Then he turned the drill on.

Immediately I could hear sounds of distress coming from Jacob. There was groaning, crying, a little screaming, and a very clear declaration of "that's SCARY!" I could hear the staff reassuring Jacob that all was well and praising him for holding still. I could hear him begging for it to be done. I was half aware of the magazine slipping off my lap onto the floor as I perched on the edge of my seat, waiting to run to my boy's rescue. But in a few minutes, the drilling was done. I could hear lots of praise, Jacob's crying and noises stopped, and in a few minutes his voice returned to normal and resumed chatting with everyone while they prepared the composite material. I released my death-grip on the arms of my chair and sagged back in the seat, heart still pounding. I listened while the dentist explained the stuff he was doing while filling the teeth, the special light used to make it hard, etc. And then he explained that he was going to file it and make it shiny.

Jacob must have seen him pick up the tool again, because I heard the shout "OH NO! NOT THAT AGAIN!" in a panicked tone. The dentist talked him through it, Jacob continued to beg for it all to end. No screaming this time, more of a resigned-to-this-torture type of thing. This was the procedure that we could have avoided with the amalgam. But like I said, even though it pretty much tripled his torture time, I couldn't have lived with myself if I'd let him put mercury in my kid's head. So I just bit my lip and choked back my tears, and busied myself tidying up the magazine rack.

The dentist came out while the staff was cleaning him up, and sang Jacob's praises -- he said that despite his protests and unhappiness with the procedure, Jacob kept his mouth open the entire time, and they didn't need to use the bite block at all. He never tried to climb out of the chair, and the few times he tried moving, he settled back down when they asked him to hold still. He rated it as a completely successful visit. At about that time, Jacob came down the hall and into my arms, then directly to the coat rack where he hurriedly put on his outerwear, blinking back tears, avoiding looking at anyone. I set up another appointment in a few weeks, and they warned me about his cheek being numb for the next hour or so (next time will be worse, as it's a bottom tooth and they'll have to numb his entire jaw on that side). We'll see how successful I am at getting him through those doors again....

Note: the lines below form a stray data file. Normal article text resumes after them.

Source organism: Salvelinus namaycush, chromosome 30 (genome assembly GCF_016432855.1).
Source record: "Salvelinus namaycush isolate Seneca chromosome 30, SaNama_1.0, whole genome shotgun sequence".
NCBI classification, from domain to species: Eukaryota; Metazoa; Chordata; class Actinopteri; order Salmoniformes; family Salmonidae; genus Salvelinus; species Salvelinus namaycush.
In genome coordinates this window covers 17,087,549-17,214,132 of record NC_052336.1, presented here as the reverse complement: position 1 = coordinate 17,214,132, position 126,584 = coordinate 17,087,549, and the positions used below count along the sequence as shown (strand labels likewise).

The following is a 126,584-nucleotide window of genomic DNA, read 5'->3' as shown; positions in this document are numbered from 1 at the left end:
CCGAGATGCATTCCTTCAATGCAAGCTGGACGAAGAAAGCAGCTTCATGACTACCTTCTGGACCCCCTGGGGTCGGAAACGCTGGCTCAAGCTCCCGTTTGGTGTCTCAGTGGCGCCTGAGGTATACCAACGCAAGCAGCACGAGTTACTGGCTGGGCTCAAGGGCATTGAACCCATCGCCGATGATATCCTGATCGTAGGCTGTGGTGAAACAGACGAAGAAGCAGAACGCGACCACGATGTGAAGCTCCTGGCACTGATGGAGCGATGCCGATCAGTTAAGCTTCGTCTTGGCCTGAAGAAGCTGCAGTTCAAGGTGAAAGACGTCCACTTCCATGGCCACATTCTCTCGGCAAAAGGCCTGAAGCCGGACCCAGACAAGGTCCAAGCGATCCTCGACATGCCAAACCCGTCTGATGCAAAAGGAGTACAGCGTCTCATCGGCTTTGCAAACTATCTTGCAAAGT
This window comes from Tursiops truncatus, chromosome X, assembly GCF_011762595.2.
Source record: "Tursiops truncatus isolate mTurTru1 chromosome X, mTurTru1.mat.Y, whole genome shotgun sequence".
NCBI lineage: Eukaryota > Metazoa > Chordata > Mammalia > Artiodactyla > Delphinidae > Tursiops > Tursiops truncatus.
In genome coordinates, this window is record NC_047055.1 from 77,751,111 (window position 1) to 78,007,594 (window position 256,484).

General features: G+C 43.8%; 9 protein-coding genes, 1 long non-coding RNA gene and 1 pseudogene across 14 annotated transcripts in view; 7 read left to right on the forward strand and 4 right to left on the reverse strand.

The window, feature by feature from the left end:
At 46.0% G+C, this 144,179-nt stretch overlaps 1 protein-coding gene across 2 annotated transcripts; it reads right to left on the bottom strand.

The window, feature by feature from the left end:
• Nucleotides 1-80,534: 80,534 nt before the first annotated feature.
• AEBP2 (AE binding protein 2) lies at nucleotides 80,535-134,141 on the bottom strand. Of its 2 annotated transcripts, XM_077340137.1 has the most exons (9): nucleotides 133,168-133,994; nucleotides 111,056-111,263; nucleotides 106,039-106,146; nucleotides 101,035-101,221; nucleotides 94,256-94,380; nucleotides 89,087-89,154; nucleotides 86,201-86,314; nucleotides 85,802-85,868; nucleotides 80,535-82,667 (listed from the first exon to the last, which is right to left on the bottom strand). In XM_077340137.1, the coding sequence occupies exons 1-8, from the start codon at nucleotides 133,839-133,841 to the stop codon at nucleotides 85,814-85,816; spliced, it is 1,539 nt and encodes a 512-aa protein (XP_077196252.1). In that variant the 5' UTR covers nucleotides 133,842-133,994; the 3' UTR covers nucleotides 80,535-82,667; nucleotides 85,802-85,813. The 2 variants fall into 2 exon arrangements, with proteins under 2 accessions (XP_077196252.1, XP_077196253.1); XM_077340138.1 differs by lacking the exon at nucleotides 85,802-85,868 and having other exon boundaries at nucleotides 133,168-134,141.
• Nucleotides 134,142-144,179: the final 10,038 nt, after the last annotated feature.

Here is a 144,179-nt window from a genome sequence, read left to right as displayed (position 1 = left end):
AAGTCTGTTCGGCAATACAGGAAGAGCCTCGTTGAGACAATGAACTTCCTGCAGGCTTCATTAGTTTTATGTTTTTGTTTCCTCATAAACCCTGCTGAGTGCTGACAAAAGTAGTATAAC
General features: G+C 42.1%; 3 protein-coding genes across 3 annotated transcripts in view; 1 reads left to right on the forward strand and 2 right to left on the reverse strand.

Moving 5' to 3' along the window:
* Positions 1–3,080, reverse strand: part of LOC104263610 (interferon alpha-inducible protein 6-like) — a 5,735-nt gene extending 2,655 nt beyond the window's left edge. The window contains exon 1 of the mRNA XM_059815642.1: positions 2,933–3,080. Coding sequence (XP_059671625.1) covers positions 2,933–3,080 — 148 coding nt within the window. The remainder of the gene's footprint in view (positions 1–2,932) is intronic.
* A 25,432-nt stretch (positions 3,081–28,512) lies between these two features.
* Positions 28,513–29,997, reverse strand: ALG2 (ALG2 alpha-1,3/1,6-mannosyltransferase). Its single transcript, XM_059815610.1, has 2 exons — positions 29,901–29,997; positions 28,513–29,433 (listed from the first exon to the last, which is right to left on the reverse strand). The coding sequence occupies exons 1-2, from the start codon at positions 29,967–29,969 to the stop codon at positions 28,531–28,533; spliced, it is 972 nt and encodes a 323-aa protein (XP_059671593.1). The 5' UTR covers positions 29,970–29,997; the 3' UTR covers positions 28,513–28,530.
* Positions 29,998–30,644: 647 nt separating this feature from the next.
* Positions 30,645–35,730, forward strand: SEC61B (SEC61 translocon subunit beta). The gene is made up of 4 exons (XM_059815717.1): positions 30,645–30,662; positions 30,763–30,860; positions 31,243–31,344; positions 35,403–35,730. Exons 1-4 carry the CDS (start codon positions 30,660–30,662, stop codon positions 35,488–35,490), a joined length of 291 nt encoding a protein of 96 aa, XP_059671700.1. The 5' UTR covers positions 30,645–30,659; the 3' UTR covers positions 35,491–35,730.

Fortunately, while I was making the appointment and Jacob was trying to leave, another little boy and his mom came in. Jacob immediately turned into host, and showed the little boy all the toys in the waiting room. Then he got caught up in playing along with him, so I sank into a chair and let him have some relaxed time, reminding him gently about not chewing on his cheek when it looked like he might be. When the hygienist showed up for the little boy, Jacob introduced her "I'd like you to meet my friend, D.". She thanked Jacob and took the little boy down the hall, and Jacob said he was ready to go home. (Well, back to his grandparent's house, where Zoo Boy was waiting and playing -- they had a great time tossing Jacob's new foam airplane -- his "prize" from the dentist for being so good -- with their Grandpa.)

So, we survived! I'm actually very pleased with how it all went, really best case scenario. I'm pretty worried about getting him in for the next appointment, and I'm REALLY interested to see what he has to say about it to The Map Man when he gets home from work. But I'm less scared about the actual procedure being done again. I think we're both going to live through it.


At 7:23 PM, Anonymous Anonymous said...

I was so relieved to read your account I almost cried.

At 8:38 AM, Anonymous kyra said...

WOW! YAY! that is so fantastic! this practice sounds absolutely amazing and i'm SOOOOO proud of jacob! and you!